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WVU football: Sooners defense out to dominate

MORGANTOWN, W.Va. -- A year ago, Oklahoma finished No. 55 in total defense and No. 31 in scoring defense.

The Sooners went 10-3 and the defensive numbers weren't embarrassing for a product of the Big 12 Conference.

Yet the Sooners lost three conference games and gave up 41, 44 and 45 points. Oklahoma had only given up 40 points or more four times after allowing 48 to West Virginia in the 2008 Fiesta Bowl.

"Last year, we were much better than the way we played, but there were just a lot of mental errors," Sooners senior cornerback Demontre Hurst said. "It all comes down to getting together as a team and focusing on an attitude before the game, because we don't want to play like we did last year."

Attitude is an interesting word because even with the recruiting classes and the big bodies and athletic players across the field, opponents marvel at the assertiveness with which the Sooners play.

West Virginia (5-4, 2-4) will be the next to experience it when No. 13 Oklahoma (7-2, 5-1) visits Mountaineer Field at 7 p.m. Saturday (WVAH telecast).

"This is a team that just lines up and plays without many defensive gadgets or gimmicks or pressure every down or stunts," said Kansas Coach Charlie Weis, whose team took its worst loss of the season in Norman, Okla. "These guys just line up and try to rough you up and they can do that because they're well-coached.

"They have good players that are very physical, so that's the game they play. They don't try to beat you with trickery and deceit. They line up and smash you in the mouth. It's an old fashioned defense and they're really good at it."

The Sooners are now No. 20 in total defense and No. 24 in scoring defense. Their two losses came when allowing 24 and 30 points and they'll pose a challenge to WVU's passing offense. Oklahoma is No. 2 in pass efficiency defense and No. 8 in passing yards allowed per game.

"The one thing that never changes is the effort they play with and the nastiness they play with," WVU Coach Dana Holgorsen said. "They play with a tremendous amount of energy."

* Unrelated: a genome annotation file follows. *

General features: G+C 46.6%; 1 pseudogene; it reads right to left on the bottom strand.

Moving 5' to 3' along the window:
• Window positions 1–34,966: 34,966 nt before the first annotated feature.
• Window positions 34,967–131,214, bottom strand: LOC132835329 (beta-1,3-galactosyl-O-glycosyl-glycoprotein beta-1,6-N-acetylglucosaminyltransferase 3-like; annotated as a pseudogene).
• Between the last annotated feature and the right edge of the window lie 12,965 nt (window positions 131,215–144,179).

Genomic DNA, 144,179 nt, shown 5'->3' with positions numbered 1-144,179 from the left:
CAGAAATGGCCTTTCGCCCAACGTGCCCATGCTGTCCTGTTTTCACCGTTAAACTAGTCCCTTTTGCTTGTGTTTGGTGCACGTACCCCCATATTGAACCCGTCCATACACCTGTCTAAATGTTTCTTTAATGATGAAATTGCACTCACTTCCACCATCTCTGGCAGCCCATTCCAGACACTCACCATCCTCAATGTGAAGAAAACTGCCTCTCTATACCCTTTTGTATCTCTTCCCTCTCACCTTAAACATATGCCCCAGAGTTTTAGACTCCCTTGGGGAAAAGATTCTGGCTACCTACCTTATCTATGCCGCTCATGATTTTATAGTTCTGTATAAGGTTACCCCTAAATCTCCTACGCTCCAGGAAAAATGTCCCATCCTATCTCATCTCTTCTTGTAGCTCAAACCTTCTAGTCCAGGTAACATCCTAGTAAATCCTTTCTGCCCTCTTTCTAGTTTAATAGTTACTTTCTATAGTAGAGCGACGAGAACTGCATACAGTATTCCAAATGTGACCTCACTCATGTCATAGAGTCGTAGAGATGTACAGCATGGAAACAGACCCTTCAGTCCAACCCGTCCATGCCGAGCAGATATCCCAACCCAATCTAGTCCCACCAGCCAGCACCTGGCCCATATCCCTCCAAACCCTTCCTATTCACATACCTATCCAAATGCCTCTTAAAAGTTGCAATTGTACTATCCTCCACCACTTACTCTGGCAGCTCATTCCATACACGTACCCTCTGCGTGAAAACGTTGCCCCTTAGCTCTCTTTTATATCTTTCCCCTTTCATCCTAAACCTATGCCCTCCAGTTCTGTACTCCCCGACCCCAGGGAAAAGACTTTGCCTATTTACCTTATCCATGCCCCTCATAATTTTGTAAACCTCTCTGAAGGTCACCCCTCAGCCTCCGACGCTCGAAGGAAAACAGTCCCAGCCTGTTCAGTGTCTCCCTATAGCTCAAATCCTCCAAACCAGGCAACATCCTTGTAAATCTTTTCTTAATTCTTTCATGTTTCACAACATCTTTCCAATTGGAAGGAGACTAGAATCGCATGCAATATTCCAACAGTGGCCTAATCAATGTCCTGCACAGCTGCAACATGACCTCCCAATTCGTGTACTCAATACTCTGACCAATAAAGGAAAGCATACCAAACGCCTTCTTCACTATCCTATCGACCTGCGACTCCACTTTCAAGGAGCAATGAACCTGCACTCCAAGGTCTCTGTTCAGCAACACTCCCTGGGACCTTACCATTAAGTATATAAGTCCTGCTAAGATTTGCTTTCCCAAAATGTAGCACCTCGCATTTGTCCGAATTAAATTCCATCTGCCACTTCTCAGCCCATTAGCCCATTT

It's the style Coach Bob Stoops learned as a defensive back at Iowa for Coach Haden Frye, who featured a list of impressive defensive assistant coaches. Stoops was with the Hawkeyes from 1979-82 and played under noted defensive coaches like Dan McCarney and Barry Alvarez.

The offensive coordinator was Bill Snyder, who would become the head coach at Kansas State and hired Stoops as his defensive backs coach and then promoted him to defensive coordinator. Stoops learned Snyder's famed discipline and attention to detail and applied it to the way he organized and instructed his defense.

Players were taught to win in a base defense without many exotic designs. They were asked to use strength and effort to win one-on-one battles and to rely on patience and determination to execute assignments.

"Sometimes you do things that put yourself in trouble and people look for it and try to take advantage of it," Stoops said. "You can pick your times when you change it up and blitz and what not, but we're counting on technique and fundamentals to play good, solid defense to win. Our focus is not to try to fool somebody by running the right blitz at the right time."

Stoops and Snyder would later bring Stoops' brother Mike on board as an assistant. Stoops hired Mike as Oklahoma's defensive coordinator when he was named the head coach in 1999. From 2000-03, Mike's defense finished in the top 10 and was no worse than seventh. In Mike's eight seasons as the Arizona coach, the Sooners finished in the top 10 once and no better than seventh.

"Players ultimately are the ones that win and lose for you, but I do believe in the last couple of years, for whatever reason - and we've really looked at it - that our defense hasn't been quite as strong as what we've been used to in our first 10, 12 years," Stoops said.

"When we've worked together, it's been pretty positive when you look at our years either competing at Iowa together as players but also the years at Kansas State coaching defense together. His years with us at Oklahoma up to 2003, we did pretty well overall."

Mike was fired by the Wildcats last season and Bob hired his brother in the offseason. The team's former defensive coordinator, Brent Venables, left for Clemson, which needed a defensive coordinator when it made a change after the 70-33 loss to the Mountaineers in the Orange Bowl.

"Mike's had a lot to do with it, along with our other defensive coaches, but he believes in being very disciplined and very technique-oriented and physical and he's always been true to the belief that you don't play great defense by trying to fool people and trying to blitz all the time," Bob said.

It's worked. The Sooners have 19 sacks, two fewer than the Mountaineers, who have struggled to find and use a pass rush all season. They instead succeed in the categories that define the way they play because they've redefined their style this season.

"Every game," Hurst said, "we want to go out and dominate."

Contact sportswriter Mike Casazza at mikec@dailymail.com or 304-319-1142. His blog is at blogs.dailymail.com/wvu.


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